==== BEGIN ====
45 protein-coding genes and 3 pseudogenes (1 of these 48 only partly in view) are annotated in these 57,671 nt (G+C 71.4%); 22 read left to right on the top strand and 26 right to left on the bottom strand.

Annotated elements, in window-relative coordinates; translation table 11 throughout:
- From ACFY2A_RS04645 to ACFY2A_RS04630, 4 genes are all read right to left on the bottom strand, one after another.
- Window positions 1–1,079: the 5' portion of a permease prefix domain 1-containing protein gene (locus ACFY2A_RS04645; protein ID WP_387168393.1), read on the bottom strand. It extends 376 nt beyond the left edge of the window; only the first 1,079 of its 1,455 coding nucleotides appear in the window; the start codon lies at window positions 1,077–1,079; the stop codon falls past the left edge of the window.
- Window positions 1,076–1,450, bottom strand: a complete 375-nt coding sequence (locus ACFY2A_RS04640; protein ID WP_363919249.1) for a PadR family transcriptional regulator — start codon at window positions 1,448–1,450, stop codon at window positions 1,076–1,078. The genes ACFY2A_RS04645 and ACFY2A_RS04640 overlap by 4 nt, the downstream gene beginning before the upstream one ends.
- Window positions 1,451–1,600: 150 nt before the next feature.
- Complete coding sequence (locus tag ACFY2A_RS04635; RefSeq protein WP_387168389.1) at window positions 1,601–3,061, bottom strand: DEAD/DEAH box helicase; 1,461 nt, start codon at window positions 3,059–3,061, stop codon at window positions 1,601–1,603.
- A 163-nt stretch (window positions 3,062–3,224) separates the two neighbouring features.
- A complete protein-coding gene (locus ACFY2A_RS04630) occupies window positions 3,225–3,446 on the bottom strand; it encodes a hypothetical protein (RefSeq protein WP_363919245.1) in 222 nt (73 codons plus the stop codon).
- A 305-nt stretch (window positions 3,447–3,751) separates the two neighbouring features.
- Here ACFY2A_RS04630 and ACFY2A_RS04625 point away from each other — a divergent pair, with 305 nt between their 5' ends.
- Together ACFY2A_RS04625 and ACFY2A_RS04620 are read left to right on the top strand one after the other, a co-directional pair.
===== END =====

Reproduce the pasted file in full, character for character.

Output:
45 protein-coding genes and 3 pseudogenes (1 of these 48 only partly in view) are annotated in these 57,671 nt (G+C 71.4%); 22 read left to right on the top strand and 26 right to left on the bottom strand.

Annotated elements, in window-relative coordinates; translation table 11 throughout:
- From ACFY2A_RS04645 to ACFY2A_RS04630, 4 genes are all read right to left on the bottom strand, one after another.
- Window positions 1–1,079: the 5' portion of a permease prefix domain 1-containing protein gene (locus ACFY2A_RS04645; protein ID WP_387168393.1), read on the bottom strand. It extends 376 nt beyond the left edge of the window; only the first 1,079 of its 1,455 coding nucleotides appear in the window; the start codon lies at window positions 1,077–1,079; the stop codon falls past the left edge of the window.
- Window positions 1,076–1,450, bottom strand: a complete 375-nt coding sequence (locus ACFY2A_RS04640; protein ID WP_363919249.1) for a PadR family transcriptional regulator — start codon at window positions 1,448–1,450, stop codon at window positions 1,076–1,078. The genes ACFY2A_RS04645 and ACFY2A_RS04640 overlap by 4 nt, the downstream gene beginning before the upstream one ends.
- Window positions 1,451–1,600: 150 nt before the next feature.
- Complete coding sequence (locus tag ACFY2A_RS04635; RefSeq protein WP_387168389.1) at window positions 1,601–3,061, bottom strand: DEAD/DEAH box helicase; 1,461 nt, start codon at window positions 3,059–3,061, stop codon at window positions 1,601–1,603.
- A 163-nt stretch (window positions 3,062–3,224) separates the two neighbouring features.
- A complete protein-coding gene (locus ACFY2A_RS04630) occupies window positions 3,225–3,446 on the bottom strand; it encodes a hypothetical protein (RefSeq protein WP_363919245.1) in 222 nt (73 codons plus the stop codon).
- A 305-nt stretch (window positions 3,447–3,751) separates the two neighbouring features.
- Here ACFY2A_RS04630 and ACFY2A_RS04625 point away from each other — a divergent pair, with 305 nt between their 5' ends.
- Together ACFY2A_RS04625 and ACFY2A_RS04620 are read left to right on the top strand one after the other, a co-directional pair.